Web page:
FROM THE UNITED STATES DISTRICT COURT FOR THE DISTRICT OF
PUERTO RICO. Hon. José Antonio Fusté, U.S.
Ramos-Pagá n for petitioner.
V. Monrose, Assistant United States Attorney, with whom Rosa
Emilia Rodrí guez-Vé lez, United States
Attorney, and Nelson Pé rez-Sosa, Assistant United
States Attorney, Chief, Appellate Division, were on brief,
Howard, Chief Judge, Torruella and Selya, Circuit Judges.
criminal defendant's right to testify in his own behalf
-- or, conversely, not to testify -- is a critically
important right. Given the salience of the right, a defendant
is entitled to be fully briefed so that he may make an
informed choice. In this case, the defendant did not receive
his due. Consequently, the district court erred in denying
the defendant's petition for post-conviction relief under
28 U.S.C. § 2255.
sketch the factual and procedural terrain in broad strokes.
The reader who thirsts for more exegetic details may slake
that thirst by consulting our opinion rejecting the
petitioner's direct appeal. See United States v.
Angulo-Hernandez, 565 F.3d 2, 4-7 (1st Cir. 2009).
2009, petitioner-appellant José Luis
Casiano-Jimé nez was convicted of conspiring to
smuggle narcotics by ship into the United States. At trial,
the petitioner's defense was based on lack of knowledge:
he maintained that he was unaware that any contraband was
clandestine aboard the ship. None of the seven defendants
(including the petitioner) took the stand to testify. Rather,
they presented a joint defense through a single expert who
examined the vessel and opined that -- based on the hidden
location of the contraband -- it was possible that none of
the crew members were aware that drugs were on board.
jury found the captain and the engineer, along with the
petitioner (whom the government characterized as the
ship's first officer) and one other crew member, guilty
of conspiring to possess controlled substances with intent to
distribute and aiding and abetting. See 18 U.S.C. §
2(a); 46 U.S.C. § § 70503(a)(1), 70506(b). The jury
acquitted three other crew members (all ordinary seamen). The
district court proceeded to sentence the convicted defendants
(including the petitioner) to lengthy prison terms.
direct review, the convicted defendants challenged the jury
verdicts on various grounds, including the alleged
insufficiency of the evidence. We affirmed, though one member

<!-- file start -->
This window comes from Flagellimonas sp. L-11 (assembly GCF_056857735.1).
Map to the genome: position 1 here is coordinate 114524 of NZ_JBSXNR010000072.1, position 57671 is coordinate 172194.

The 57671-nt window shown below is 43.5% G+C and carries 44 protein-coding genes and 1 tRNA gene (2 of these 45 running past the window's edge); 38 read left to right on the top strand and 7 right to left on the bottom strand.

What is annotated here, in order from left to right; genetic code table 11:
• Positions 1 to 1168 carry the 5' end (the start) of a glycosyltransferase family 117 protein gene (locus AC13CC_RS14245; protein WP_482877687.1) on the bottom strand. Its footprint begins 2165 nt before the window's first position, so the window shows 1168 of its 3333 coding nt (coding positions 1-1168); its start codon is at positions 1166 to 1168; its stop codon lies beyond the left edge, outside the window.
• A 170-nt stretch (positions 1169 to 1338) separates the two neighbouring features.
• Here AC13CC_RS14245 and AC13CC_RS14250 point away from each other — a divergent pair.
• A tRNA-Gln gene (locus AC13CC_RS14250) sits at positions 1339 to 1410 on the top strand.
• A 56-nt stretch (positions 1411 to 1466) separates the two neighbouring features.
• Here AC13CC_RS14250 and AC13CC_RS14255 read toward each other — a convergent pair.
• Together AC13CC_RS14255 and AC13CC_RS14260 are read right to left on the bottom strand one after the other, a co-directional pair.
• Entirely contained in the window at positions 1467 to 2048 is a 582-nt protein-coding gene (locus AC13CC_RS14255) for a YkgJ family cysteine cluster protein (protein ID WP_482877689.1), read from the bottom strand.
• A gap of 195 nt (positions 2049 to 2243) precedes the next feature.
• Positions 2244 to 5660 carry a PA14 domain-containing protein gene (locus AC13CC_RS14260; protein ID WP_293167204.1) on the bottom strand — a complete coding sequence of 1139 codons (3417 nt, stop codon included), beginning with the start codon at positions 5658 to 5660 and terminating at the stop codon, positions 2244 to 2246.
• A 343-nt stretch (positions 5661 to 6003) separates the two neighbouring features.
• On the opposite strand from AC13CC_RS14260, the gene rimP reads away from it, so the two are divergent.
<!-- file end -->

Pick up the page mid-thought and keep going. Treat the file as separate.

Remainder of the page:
of the panel dissented on the basis that the evidence, though
sufficient to support the verdicts against the captain and
the engineer, did not suffice to show that the other two
convicted defendants (including the petitioner) were aware of
any drugs being on board. See Angulo-Hernandez, 565 F.3d at
13-18 (Torruella, J., concurring in part and dissenting in
part). The petitioner unsuccessfully sought both rehearing en
banc and a writ of certiorari, and his conviction and
sentence became final.
petitioner filed a timeous section 2255 petition for
post-conviction relief that raised, inter alia, a claim that
his trial counsel was ineffective for failing to advise him
of his right to testify in his own behalf. The district
court denied the petition and refused to grant a certificate
of appealability (COA). See 28 U.S.C. § 2253(c)(2). This
court granted a COA, however, limited to the plaint that the
petitioner was entitled to an evidentiary hearing on his
ineffective assistance of counsel claim. By unpublished
order, we then remanded the case to the district court for
such an evidentiary hearing. See Casiano-Jimé nez v.
United States, No. 11-2049 (1st Cir. Nov. 30, 2012)
district court held the evidentiary hearing in March of 2013.
The petitioner and his trial counsel, Frank Inserni, both
testified. They agreed that Inserni had never explained to
the petitioner either that he had a right to testify in his
own behalf or that the decision to do so belonged exclusively
to him. Inserni added that the lawyers for all the defendants
collectively decided that " it would be
detrimental" to have any of the defendants testify. They
chose instead to retain a single expert to present a "
lack of knowledge" defense on behalf of all the
defendants. The lawyers proceeded to communicate this
strategy to the defendants at a group meeting.
petitioner's testimony fit seamlessly with Inserni's
testimony. The petitioner acknowledged that he had spoken to
Inserni about testifying, but confirmed that Inserni had not
advised him of his right to testify. He likewise corroborated
Inserni's version of what was said at the group meeting.
three-page unpublished order, the district court again
rejected the section 2255 petition. It also declined -- as it
had before -- to issue a COA. The petitioner nevertheless
filed a notice of appeal. He then requested and received a
COA from this court. Briefing and oral argument
followed, and we took the matter under